Archive for tag: nutrition

Chiropractic and Obesity

Hello, everyone. These three-day weekends are the best. This weekend was perfect for work and play. Half of the weekend the weather was horrible, perfect for studying, and the other half was gorgeous, perfect for some daytime bar action. I took full advantage of both aspects of the weekend.

This week, I thought I'd share an essay I wrote on the obesity situation in our country and possible complimentary treatments that we as alternative medicine practitioners could offer our prospective patients. This is just my take on the situation and treatment I believe could help, so please take it with a grain of salt, and if anyone has any questions or comments, please shoot them my way.

Obesity: A multifactorial disease in need of a multifactorial treatment.

The most serious threat to public health in the United States today can easily be attributed to chronic illness and health problems either wholly or partially caused by diet. The estimated number of deaths linked to obesity in the United States is 280,184 per year. Sixty-five percent of adults 20 years of age or older are considered either overweight or obese. The leading cause of mortality in our country is cardiovascular disease (38.5% of all deaths). Cancer is the second leading cause of death in America (25% of all deaths), one-third of which are ascribable to nutritional factors and obesity (1). How has our society succumbed to this modifiable risk factor of obesity? More importantly, how can we combat this issue?

The first step in attacking this epidemic is to realize that there is no one "magic bullet" to cure the overweight person. It has been proven time after time, that monotherapies are not effective. Obesity is a multifactorial disease in need of multifactorial treatment. There are a slew of inherent barriers to weight loss and controlling appetite. The most important of these road blocks to health being the instinctual drive to eat, hypothalamic inflammation, and regulation of satiation hormones.

Chiropractic care and its philosophy of treating the whole person, provides a unique and effective avenue in the world of weight management. As a physician, one of our roles will be to use education as a key component of treatment. We must relate to our patients that overeating is instinctual, because historically, food was a scarce commodity. Our genome has not had the time to adapt to the fact that food is readily available to us.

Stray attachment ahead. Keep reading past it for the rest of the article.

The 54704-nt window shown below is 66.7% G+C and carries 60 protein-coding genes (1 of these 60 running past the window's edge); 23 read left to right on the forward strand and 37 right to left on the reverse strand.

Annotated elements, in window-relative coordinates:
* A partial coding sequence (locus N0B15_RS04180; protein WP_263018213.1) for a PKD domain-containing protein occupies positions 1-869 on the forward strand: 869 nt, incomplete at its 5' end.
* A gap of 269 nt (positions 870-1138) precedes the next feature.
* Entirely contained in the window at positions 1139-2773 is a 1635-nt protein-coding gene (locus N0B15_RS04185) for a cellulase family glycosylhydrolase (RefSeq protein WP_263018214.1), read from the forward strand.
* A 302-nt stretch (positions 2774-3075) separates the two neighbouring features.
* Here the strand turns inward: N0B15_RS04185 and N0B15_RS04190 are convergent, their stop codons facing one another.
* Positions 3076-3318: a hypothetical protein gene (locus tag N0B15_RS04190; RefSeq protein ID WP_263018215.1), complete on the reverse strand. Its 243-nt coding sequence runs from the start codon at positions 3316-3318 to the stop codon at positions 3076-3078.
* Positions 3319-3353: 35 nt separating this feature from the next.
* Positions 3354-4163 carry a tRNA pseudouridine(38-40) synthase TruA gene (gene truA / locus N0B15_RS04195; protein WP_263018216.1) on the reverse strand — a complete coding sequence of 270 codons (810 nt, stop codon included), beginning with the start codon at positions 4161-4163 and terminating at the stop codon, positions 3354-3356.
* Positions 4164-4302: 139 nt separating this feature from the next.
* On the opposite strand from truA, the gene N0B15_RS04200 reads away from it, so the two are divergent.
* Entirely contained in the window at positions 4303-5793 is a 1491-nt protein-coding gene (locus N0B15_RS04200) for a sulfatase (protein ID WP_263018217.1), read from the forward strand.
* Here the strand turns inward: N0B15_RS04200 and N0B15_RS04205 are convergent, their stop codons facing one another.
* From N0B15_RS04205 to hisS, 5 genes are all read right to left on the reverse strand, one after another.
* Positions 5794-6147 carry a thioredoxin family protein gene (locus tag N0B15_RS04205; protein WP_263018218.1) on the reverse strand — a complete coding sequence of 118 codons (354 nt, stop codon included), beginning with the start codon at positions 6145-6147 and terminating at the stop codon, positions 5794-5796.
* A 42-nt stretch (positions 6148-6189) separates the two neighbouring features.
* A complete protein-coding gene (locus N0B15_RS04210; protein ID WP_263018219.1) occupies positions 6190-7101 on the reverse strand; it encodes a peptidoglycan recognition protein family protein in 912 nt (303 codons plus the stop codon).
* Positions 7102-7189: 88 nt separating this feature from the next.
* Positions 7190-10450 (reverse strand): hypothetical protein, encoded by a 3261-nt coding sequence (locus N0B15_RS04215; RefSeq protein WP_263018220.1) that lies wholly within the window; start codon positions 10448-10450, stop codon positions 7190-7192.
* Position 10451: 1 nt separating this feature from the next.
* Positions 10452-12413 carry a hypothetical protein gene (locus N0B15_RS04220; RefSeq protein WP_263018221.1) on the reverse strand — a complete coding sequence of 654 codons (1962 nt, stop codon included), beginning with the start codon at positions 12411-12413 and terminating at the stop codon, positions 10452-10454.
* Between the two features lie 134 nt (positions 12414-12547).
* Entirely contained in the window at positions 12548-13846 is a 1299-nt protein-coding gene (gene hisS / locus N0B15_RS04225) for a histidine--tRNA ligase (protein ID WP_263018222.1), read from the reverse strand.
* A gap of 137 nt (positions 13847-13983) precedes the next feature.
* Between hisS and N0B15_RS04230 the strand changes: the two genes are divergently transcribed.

In the time of our ancestors, the hunter-gatherers, the meal they were eating could have very well been their last. The body therefore creates a set point of weight over time to preserve itself. In the obese, this set point is set at an increased weight (1-2). This method was advantageous to the lean person in an environment where food is scarce and physical activity was needed to produce a meal. In society today, where over-processed fast food is so readily available and little if any physical activity is required to gather, weight gain isn't that surprising. Educating our patients to the fact that weight management is an active process should be the first step in treatment.

Education provides a solid base from which to build a healthier society. The next tier of treatment is aimed to combat the postprandial inflammation that occurs in the hypothalamus. It has been studied and published, that systemic, and hypothalamic inflammation can affect key neuronal systems that govern energy homeostasis, and defend the level of body weight (3). Seventy-two percent of the total daily energy consumed by an average American consists of dairy, cereals, refined sugars, refined vegetable oils and alcohol (1). These dietary choices translate to release of the amino acid, arachidonic acid during their digestion, which leads to the advent of inflammation in the body. This global inflammation leads to disruption of satiety mechanism, via insulin/leptin resistance, so people feel hungry even if they overeat (3). Diet modification is key in this component of treatment.

A Paleo-Mediterranean diet has been shown to satiate as well as keep levels of inflammatory mediators at a minimum (5). This proposed diet, takes the best of the "Paleo" and Mediterranean" style diets, with emphasis on fresh whole fruits, vegetables (raw or minimally cooked), omega-3-rich lean meats, seeds, olive oil, red wine in moderation, and the avoidance of starchy foods. This diet has been consistently associated with improvements in insulin sensitivity and reductions of cardiovascular disease, diabetes, and cancer (5). Foods included in this diet provide the patient with adequate nutrients, anti-inflammatories, anti-oxidants, as well as favorably modifies gut microbiota. By providing our bodies with the whole foods it needs, in a form that it is genetically equipped to process, health and obesity is ours to control.

As much as our diets promote obesity, our mood contributes just as much. Stress and lack of sleep promote increased ghrelin release from the stomach (4). Ghrelin is a hormone that has the ability to up-regulate appetite and down-regulate satiety by decreasing insulin release. In order to fight back against ghrelin, it is imperative to have patients get six to nine hours of sleep a night (4), and manage their stress preferably with exercise, or meditation.